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Consider the following code snipet:

public class A {

    private final Executor executor = Executors.newCachedThreadPool();
    private final Queue<Object> messageQueue = new ConcurrentLinkedQueue<M>();

    public void sendMessage(Object message) {
        executor.execute(new Runnable() {
            public void run() {
                final Object message = messageQueue.poll();

                // Can message == null? 

Is it guaranteed that messageQueue contains the message by the time when the Runnable instance will try to retrieve it? Or to phraise it a little bit more general: can two function calls be reordered by JIT/JVM according to JMM?

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2 Answers 2

up vote 4 down vote accepted

Yes, if there are not other producers/consumers.

Executor.execute() establish a happens-before relationship. Therefore everything in offer() happens-before poll(). poll() sees the effect of offer(). Although not formally specified, by any common sense, poll() should then return the object just added to the queue.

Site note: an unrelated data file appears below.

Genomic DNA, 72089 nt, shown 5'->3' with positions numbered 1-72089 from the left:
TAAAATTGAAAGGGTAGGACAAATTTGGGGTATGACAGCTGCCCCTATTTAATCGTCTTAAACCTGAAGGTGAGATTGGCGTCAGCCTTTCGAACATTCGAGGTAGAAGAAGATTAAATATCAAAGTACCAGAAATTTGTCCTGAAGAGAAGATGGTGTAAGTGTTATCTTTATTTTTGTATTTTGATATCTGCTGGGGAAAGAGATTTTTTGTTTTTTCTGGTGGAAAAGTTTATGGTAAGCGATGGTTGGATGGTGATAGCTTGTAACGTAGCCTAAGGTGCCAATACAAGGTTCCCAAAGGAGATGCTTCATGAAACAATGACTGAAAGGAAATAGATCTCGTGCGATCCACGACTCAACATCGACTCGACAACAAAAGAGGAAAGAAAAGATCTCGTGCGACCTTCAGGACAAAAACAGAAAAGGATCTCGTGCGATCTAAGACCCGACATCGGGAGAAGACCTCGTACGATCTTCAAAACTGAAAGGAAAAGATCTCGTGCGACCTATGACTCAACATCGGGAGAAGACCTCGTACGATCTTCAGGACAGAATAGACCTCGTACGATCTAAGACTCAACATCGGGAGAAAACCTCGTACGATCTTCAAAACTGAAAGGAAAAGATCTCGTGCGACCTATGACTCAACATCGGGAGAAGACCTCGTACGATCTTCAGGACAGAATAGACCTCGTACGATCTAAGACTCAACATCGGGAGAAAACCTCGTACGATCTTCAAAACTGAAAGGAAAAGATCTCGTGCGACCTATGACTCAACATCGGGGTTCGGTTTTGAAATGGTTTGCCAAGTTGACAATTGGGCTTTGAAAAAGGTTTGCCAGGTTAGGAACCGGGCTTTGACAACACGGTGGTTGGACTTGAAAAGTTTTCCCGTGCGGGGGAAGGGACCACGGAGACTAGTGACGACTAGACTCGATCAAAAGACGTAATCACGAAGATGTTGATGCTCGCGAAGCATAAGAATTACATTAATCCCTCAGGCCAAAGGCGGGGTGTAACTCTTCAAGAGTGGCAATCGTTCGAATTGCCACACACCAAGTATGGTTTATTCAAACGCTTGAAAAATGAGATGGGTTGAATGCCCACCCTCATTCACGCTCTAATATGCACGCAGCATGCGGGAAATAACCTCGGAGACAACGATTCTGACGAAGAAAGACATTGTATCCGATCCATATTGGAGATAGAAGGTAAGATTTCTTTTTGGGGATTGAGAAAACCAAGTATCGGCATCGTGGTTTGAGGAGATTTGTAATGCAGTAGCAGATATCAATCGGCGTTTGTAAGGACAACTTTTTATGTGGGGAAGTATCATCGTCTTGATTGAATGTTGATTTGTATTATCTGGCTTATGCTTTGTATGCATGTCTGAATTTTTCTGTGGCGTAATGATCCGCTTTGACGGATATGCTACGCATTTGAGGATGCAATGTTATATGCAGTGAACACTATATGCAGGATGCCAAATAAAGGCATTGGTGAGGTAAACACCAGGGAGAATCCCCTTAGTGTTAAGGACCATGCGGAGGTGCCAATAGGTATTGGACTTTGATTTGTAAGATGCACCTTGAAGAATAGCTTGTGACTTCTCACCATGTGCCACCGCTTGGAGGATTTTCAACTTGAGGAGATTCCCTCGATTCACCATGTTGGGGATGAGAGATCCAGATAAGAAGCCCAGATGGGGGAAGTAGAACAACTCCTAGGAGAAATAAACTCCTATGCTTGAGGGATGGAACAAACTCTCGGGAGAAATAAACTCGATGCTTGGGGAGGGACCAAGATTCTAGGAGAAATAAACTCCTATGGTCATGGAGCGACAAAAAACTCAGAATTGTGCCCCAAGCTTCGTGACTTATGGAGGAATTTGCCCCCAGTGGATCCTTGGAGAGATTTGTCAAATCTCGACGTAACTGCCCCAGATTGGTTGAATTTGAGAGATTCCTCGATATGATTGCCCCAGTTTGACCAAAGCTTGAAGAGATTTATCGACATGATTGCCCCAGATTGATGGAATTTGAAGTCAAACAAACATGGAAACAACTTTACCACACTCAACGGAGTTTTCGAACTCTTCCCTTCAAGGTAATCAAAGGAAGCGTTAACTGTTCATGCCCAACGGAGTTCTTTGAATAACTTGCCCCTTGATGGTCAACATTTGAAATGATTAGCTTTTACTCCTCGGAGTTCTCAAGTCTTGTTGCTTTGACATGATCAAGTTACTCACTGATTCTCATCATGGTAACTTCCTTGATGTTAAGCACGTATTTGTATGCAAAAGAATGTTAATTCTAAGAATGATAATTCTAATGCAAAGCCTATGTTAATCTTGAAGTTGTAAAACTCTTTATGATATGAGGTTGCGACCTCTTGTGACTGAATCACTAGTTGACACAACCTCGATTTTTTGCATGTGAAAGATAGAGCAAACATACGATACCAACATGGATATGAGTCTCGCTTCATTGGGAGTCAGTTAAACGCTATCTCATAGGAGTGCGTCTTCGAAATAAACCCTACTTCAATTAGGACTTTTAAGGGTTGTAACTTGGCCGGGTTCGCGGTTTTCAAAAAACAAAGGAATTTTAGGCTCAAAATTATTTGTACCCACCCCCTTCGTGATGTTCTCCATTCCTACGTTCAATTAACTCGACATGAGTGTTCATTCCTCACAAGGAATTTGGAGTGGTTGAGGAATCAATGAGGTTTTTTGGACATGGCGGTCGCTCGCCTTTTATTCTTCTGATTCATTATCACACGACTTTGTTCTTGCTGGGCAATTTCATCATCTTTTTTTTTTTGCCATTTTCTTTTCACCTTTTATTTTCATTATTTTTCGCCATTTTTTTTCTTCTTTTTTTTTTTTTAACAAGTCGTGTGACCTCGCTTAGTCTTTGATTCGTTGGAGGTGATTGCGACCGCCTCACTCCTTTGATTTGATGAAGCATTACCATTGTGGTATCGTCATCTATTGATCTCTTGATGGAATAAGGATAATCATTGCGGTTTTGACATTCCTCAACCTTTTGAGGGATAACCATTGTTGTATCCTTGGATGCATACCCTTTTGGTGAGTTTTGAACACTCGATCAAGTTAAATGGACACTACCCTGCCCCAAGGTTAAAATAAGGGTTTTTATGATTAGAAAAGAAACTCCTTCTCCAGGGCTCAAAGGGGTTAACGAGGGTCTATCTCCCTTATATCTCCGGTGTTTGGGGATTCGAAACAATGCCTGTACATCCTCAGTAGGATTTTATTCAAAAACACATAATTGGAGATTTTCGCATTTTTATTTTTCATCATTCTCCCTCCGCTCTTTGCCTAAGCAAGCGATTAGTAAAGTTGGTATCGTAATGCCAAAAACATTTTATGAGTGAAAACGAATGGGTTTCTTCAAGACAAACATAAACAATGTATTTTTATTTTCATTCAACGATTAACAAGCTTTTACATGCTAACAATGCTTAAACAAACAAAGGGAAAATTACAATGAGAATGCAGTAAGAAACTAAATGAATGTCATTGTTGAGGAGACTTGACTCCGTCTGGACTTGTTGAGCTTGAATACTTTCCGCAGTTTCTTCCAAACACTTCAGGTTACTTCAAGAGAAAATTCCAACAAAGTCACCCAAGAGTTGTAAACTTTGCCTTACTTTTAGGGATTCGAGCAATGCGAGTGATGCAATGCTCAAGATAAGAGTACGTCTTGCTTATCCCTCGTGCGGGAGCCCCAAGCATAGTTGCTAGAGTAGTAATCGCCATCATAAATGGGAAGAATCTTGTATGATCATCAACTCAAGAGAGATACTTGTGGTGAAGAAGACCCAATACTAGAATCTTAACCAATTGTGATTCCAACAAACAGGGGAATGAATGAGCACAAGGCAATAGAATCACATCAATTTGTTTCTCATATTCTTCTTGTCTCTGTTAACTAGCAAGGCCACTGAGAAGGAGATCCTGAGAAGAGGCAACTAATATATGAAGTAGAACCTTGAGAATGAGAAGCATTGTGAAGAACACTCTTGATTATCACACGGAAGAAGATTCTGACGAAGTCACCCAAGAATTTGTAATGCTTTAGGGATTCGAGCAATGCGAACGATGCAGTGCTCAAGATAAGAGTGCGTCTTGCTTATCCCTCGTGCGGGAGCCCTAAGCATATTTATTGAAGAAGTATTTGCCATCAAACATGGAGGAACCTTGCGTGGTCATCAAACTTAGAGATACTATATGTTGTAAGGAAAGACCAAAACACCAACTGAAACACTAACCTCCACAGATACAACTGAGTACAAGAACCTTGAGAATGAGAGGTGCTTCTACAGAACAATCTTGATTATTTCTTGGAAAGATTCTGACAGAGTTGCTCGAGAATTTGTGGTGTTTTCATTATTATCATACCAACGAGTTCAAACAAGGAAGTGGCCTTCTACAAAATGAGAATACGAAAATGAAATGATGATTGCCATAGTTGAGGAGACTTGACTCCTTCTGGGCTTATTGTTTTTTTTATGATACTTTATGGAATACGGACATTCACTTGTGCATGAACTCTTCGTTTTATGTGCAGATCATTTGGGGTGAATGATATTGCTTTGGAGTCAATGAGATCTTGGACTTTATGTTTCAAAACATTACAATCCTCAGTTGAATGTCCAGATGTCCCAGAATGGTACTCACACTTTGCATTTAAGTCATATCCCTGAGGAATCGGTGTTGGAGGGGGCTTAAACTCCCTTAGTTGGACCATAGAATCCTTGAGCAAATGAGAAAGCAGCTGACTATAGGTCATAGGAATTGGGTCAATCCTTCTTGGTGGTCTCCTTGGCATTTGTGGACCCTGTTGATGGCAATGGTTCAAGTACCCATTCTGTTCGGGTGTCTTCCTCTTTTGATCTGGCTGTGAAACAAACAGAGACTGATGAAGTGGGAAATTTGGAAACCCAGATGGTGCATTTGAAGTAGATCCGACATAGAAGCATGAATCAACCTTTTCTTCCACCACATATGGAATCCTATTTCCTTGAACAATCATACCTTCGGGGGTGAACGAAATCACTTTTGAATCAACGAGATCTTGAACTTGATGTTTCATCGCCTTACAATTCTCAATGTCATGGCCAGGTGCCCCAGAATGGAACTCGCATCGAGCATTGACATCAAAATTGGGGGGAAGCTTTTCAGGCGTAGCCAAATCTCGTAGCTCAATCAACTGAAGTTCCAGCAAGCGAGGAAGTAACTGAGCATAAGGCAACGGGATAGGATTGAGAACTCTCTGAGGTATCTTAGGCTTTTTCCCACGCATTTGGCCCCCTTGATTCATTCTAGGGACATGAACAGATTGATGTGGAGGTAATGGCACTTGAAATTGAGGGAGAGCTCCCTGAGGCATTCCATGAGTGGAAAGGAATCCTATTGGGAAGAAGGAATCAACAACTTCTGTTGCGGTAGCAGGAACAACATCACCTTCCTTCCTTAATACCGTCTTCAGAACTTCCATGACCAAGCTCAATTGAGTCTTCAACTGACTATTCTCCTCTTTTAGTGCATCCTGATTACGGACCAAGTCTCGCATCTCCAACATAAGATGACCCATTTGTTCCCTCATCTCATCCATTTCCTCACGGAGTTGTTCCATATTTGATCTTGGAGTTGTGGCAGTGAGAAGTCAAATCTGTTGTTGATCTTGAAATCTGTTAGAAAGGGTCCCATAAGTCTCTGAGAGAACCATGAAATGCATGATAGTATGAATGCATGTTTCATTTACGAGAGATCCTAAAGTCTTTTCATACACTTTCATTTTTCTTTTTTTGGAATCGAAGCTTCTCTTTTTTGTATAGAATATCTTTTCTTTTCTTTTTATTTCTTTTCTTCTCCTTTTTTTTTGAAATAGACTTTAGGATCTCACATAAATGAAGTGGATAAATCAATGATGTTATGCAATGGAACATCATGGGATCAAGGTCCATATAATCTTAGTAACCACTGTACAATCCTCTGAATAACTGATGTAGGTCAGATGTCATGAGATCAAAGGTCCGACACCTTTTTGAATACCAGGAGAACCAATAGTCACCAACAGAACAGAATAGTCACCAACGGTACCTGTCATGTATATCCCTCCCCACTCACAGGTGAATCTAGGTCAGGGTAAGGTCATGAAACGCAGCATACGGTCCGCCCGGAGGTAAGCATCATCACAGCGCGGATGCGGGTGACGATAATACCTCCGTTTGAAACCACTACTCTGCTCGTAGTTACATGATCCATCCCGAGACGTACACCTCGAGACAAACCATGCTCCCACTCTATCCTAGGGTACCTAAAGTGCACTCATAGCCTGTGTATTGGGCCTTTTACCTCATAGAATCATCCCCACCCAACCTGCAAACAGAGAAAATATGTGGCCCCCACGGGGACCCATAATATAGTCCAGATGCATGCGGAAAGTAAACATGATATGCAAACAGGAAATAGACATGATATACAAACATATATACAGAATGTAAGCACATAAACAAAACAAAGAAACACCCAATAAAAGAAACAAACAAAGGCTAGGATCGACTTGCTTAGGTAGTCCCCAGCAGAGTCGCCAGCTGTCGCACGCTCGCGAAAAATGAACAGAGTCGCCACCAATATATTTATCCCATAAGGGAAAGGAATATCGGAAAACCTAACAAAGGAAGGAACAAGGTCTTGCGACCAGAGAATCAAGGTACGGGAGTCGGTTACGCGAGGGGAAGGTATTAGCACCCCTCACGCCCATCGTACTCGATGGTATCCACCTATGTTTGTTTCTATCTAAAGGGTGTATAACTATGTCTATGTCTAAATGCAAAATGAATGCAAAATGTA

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Could you please provide a reference to a document where this happens-before relationship for Executor.execute() is guaranteed, for I see nothing like that in the respective Javadoc,5.0/docs/api/java/util/concurrent/… –  Maxim Vladimirsky Nov 16 '11 at 5:49
The happens-before relationship is indeed documented but starting from Java 6: "Memory consistency effects: Actions in a thread prior to submitting a Runnable object to an Executor happen-before its execution begins, perhaps in another thread."… So, thank you very much Mr. Irreputable :) –  Maxim Vladimirsky Nov 16 '11 at 6:06

It's not guaranteed what the order will be, as you are not synchronizing the calls. Depending on the implementation of the VM, as well as the underlying OS architecture, you could very well end up with a null message object. I've had some nasty surprises when working with different platforms, all due to the different thread implementations on those platforms.

I'm also concerned by the fact that the messageQueue might be empty, even when in synch with the rest of the code. It seems prudent to assume that the calls might not be in synch and to guard against this kind of occurence, even if it appears to work on your platform of choice.

Perhaps a quick read through the Java Concurrency Framework documentation is in order, it offers quite an elegant solution to these kind of coding issues.Java Concurrency Framework

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